[Java] Variable Types

If you are currently like WTF, then you’ve done it. Didn’t I tell you not to try division? To put everyone on the same page, let’s edit in the following.


public class Calc {

    public static void main(String[] args) {

       int a = 3;
       int b = 2;
       int result = a/b;

        System.out.print("3/2 = ");
        System.out.println(result);

    }

}

And you will be surprised to find the result to be:

3/2 = 1

I don’t care what country we are in, but 3 divided by 2 does not equal to 1. Well, deal with it, this is the computer world!

Alight, just joking. Now step back a moment, when we declare the variables, we starts off with the keyword int. What does int stand for? Well, integer, a whole number.

With 3 / 2 = 1.5, we are setting 1.5 to an integer type variable. Since we can’t store anything after the decimal point to an integer by definition, we have to do something about that. We have two choice normally, either round up, or round down. In mathematics, we normally round down anything below .5, and round up anything equals or above .5. Well, in the computer world, they just truncate it and cut out everything after the decimal point. That’s why 3 / 2 = 1.

Alright, so how do we solve this problem that the computer have? To do that, we need to learn about some of the primitive data types that I use in Java.

int – integer, can hold number from -2,147,483,648 to 2,147,483,647

double – think of it is a rational number type, can hold pretty anything number within reasonable range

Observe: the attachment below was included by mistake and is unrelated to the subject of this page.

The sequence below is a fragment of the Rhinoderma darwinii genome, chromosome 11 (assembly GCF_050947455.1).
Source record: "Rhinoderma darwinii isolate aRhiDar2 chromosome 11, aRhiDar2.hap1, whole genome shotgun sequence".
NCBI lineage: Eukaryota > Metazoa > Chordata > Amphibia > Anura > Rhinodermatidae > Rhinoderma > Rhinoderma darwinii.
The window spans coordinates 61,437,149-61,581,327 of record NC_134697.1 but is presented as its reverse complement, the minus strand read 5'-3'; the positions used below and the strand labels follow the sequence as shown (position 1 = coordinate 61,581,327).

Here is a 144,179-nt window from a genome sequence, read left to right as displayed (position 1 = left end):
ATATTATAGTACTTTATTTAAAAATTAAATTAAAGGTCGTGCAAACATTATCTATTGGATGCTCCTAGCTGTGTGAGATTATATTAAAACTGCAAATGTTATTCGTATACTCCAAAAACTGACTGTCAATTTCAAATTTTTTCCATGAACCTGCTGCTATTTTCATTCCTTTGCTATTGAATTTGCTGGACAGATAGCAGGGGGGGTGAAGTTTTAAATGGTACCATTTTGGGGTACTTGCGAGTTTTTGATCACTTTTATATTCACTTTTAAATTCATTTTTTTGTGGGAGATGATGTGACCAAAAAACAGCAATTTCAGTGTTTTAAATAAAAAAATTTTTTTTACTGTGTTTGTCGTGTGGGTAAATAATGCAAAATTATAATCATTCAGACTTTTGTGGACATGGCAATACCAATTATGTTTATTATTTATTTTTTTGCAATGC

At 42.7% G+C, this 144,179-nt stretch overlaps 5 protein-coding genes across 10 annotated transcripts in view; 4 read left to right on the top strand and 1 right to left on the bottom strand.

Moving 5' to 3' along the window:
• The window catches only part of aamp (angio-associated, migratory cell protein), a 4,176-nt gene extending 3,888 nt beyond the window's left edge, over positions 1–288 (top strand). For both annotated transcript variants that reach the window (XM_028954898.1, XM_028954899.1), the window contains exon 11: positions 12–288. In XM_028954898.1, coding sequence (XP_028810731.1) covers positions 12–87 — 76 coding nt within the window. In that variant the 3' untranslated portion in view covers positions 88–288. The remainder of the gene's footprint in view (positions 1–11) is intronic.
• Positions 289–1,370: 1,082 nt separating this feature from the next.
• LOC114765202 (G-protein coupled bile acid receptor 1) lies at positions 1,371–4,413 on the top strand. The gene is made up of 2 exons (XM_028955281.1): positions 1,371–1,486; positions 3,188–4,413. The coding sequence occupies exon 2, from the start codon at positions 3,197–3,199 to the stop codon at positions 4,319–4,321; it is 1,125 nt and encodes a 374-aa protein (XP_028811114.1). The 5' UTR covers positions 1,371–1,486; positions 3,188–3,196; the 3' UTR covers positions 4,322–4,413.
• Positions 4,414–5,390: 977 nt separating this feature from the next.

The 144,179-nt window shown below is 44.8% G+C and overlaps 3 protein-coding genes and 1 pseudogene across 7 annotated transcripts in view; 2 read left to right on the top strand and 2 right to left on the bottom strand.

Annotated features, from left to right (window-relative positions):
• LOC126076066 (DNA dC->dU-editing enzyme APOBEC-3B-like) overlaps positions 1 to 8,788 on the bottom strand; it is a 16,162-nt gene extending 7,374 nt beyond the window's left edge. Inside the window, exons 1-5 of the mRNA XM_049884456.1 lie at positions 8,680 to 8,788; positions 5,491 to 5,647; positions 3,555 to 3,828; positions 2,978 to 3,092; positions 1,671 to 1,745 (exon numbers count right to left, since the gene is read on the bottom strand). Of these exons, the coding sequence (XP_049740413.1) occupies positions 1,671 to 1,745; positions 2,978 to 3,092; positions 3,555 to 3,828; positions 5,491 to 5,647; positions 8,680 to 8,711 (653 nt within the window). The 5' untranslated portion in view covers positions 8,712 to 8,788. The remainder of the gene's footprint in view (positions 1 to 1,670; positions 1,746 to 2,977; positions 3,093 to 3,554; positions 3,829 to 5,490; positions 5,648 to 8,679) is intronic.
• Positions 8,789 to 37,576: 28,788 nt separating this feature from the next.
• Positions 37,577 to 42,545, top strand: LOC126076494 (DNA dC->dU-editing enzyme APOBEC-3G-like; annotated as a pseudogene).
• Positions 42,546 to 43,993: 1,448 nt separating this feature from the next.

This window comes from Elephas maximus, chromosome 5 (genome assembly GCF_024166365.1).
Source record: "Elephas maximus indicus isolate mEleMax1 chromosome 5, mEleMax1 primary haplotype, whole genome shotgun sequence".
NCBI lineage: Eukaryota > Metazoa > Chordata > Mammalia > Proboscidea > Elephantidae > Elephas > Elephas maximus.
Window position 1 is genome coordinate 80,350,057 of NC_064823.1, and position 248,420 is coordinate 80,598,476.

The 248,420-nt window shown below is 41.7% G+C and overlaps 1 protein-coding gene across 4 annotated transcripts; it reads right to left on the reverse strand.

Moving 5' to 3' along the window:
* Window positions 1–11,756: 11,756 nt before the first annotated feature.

boolean – can only hold “true” or “false”

char – character, can hold 1 character in the ASCII code format

There are actually more primitive data type, however, to me, most of them useless because they are somewhat redundant. For example, float is different than double only in the number range that the variable can hold; float is a 4 bytes variable while double is a 8 bytes variable. Since double takes up more memory, it has a larger number range.

In our current technological stage, let’s consider the differences between 4 bytes and 8 bytes. A Blue-ray disc can hold up to 128 GB of data, 1 GB is roughly 1, 000, 000, 000 bytes.  So as you can see, there is no reason why we shouldn’t with double instead of float.

Alright, such a long story for a simple task, we will just change the integer typed result variable into a double!

double result = a/b;

Hmm, not quite. What the heck? The result is still 1! Why?

Remember that a and b are still integer type? When you write an equation with only integer, the output will be an integer.

So here are your options, you can either change a or b to a double, or you can do a cast type. You do that by the following:

double result = (double) a/b;

And there you have it, you got some new toys in your box, int and double, now go play with them!

Here’s something to leave you with a thought.


public class Calc {

    public static void main(String[] args) {

       int a = 3;
       int b = 2;
       double result = (double) a/b;

       boolean statement = false;

       //Note that ASCII code of a is 97, b is 98, c is 99
       char first = 'a';
       char second = 'b';
       char third = 'c';

       char forth = (char) (third + 1);

        System.out.println("3/2 = "+result);

        System.out.println("5*8/3 = " + (5*8/3) );
        System.out.println("5*8/3 = " + (5*8.0/3) );

        System.out.println(first+second+third);
        System.out.println(""+first+second+third);
        System.out.println(""+forth);

        System.out.println();

        System.out.println(statement);

    }

}

And the result should be:

3/2 = 1.5
5*8/3 = 13
5*8/3 = 13.333333333333334
294
abc
d

false

Continue to Next Lesson

Advertisements

Leave a Reply

Fill in your details below or click an icon to log in:

WordPress.com Logo

You are commenting using your WordPress.com account. Log Out / Change )

Twitter picture

You are commenting using your Twitter account. Log Out / Change )

Facebook photo

You are commenting using your Facebook account. Log Out / Change )

Google+ photo

You are commenting using your Google+ account. Log Out / Change )

Connecting to %s